The science behind everyday decisions

All living beings, facing an election, always choose the most favorable options in their desire to survive and evolve. Instinctively, they calculate the risks and advantages of each decision. Humans are not alien to this process, despite being little aware of the vital connections that are inseparable from our way of deciding. Under the title “Decisions: la vida és risc“, the Biomimetic Sciences Institute (BSI) entered into on June 12th in the authentic nature of human decisions.

The event took place at the CCCB and consisted of a series of staged and speeches that explored what is hidden behind the decisions we make daily. “Decisions: la vida és risc” is part of the ESPORA cycle, a series of cultural and artistic events with which the Institute of Biomimetic Sciences disseminates a vision that places nature as the main reference framework for human progress . This time he was strongly committed to the participation of the public in the whole act: it was they who decided, through a voting system, the outcome.

After introducing the concept of risk to the public, five scenes were represented. These exposed different dilemmas that made us think about how we build our motivations and answers. It was here when the public’s participation was required: in the face of a dilemma, they had to decide how to act. For example, a father with a sick child must decide whether to take the medication and see how his mood switches off, or trust in his paternal instinct and stop giving it. The result was conditioned by the public, who decided not to medicate it.

Once the audience expressed their opinion, realizing that they themselves were part of the machinery of decisions, the president of the Institute, Pere Monràs, was interviewed by the presenter of the event, Marc Villanueva. Dr. Monràs reached several conclusions, all related to the natural processes, the relationships of interculturality and the various intelligences that make up the world. Everything, of course, related to decision making and the calculation of risk when choosing one or the other option.

To deepen in the decision-making process, the neurologist Pablo Villoslada taught the brain processes that make it possible. Through a video, Villoslada explained that the decisions we make are based on a balance between the emotional and rational part of the brain. While the reason is mainly built by the social environment, emotions respond to the most natural instincts. So when we make decisions, there is a double natural and social component, one that responds to our nature and another that responds to what we have learned through social norms built by humans.

Villoslada explained that moral decisions, which many may think are determined by what we think is good and that is bad (a social construction) actually have a lot of biological: many of these decisions are taken by an emotional impulse. In other words, if an action is repulsed, the brain will use physiological mechanisms such as nausea to communicate that we do not want to do it (or that we should not).

After the presentation on the physiological mechanisms in decision making, Jordi Pigem, a science philosopher and specialist in observing nature, talked about the strategies that different living things have been developing to face the challenges and, thus, Survive, adapt and evolve. Based on specific examples about animal life, Pigem seeks learning that can be useful for human behavior.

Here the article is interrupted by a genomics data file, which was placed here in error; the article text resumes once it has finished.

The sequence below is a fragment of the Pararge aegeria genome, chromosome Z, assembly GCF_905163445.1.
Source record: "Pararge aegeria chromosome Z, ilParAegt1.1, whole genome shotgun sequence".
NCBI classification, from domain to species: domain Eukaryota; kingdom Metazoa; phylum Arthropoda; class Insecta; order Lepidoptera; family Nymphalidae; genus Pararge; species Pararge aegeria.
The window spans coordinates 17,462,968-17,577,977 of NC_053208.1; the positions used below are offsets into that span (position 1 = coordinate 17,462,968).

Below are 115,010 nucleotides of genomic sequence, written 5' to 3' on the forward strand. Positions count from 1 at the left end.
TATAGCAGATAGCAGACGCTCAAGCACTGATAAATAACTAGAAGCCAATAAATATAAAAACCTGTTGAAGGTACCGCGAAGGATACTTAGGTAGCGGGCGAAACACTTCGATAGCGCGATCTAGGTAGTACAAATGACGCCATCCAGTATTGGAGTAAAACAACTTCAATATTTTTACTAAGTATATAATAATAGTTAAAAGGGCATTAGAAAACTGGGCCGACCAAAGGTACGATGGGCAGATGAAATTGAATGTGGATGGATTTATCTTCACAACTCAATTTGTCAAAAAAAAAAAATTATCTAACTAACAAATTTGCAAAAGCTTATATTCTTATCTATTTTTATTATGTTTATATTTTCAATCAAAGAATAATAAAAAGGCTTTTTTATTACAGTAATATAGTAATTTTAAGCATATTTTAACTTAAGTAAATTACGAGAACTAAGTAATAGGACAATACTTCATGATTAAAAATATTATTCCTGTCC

Espora 2018, "Decisions: la vida és risc" @ CCCB

During his lecture, he used the examples of the arctic tern or salmons to expose his arguments. In this sense, Pigem presented the case of the popular climber Sílvia Vidal, who spent 36 days isolated in nature, exploring the wild environment of Alaska, without technological devices or "modern" comforts. Her decisions and behaviors these days were influenced by her nature: far from all kinds of urban and technological inputs, she embraced her biology and instinct in the wildest and most natural way. She made many decisions with a risk that was calculated without any modern interference, simply based on the nature that surrounded it and the reactions and relationships of animals with which she had to live together.

Finally, we asked the public what they thought was the predominant form of relationship to nature, cooperation or competition? With all the information provided, they decided that cooperation. And we showed the result of the decisions taken throughout the act: irregular constants, with life and energy, but difficult to interpret. For this reason, we asked Pigem to reflect on this result, which explained to us that everything has balance: there is no predominant form, everything is present in nature. "In nature there is competition and cooperation, but only one species, the winner. In human society, we are competing: but we must collaborate," he explained.

The ESPORA concluded with the presentation of the director of the BSI, Jordi Carrasco, on the areas of future in which the Institute wants to work, from science to economics, through education, health and culture. Many branches, through the transversality of biomimetics, can experience a real revolution that will lead to a more natural and sustainable tomorrow for all species.

 

Abel Cobos
Biomimetics Sciences Institute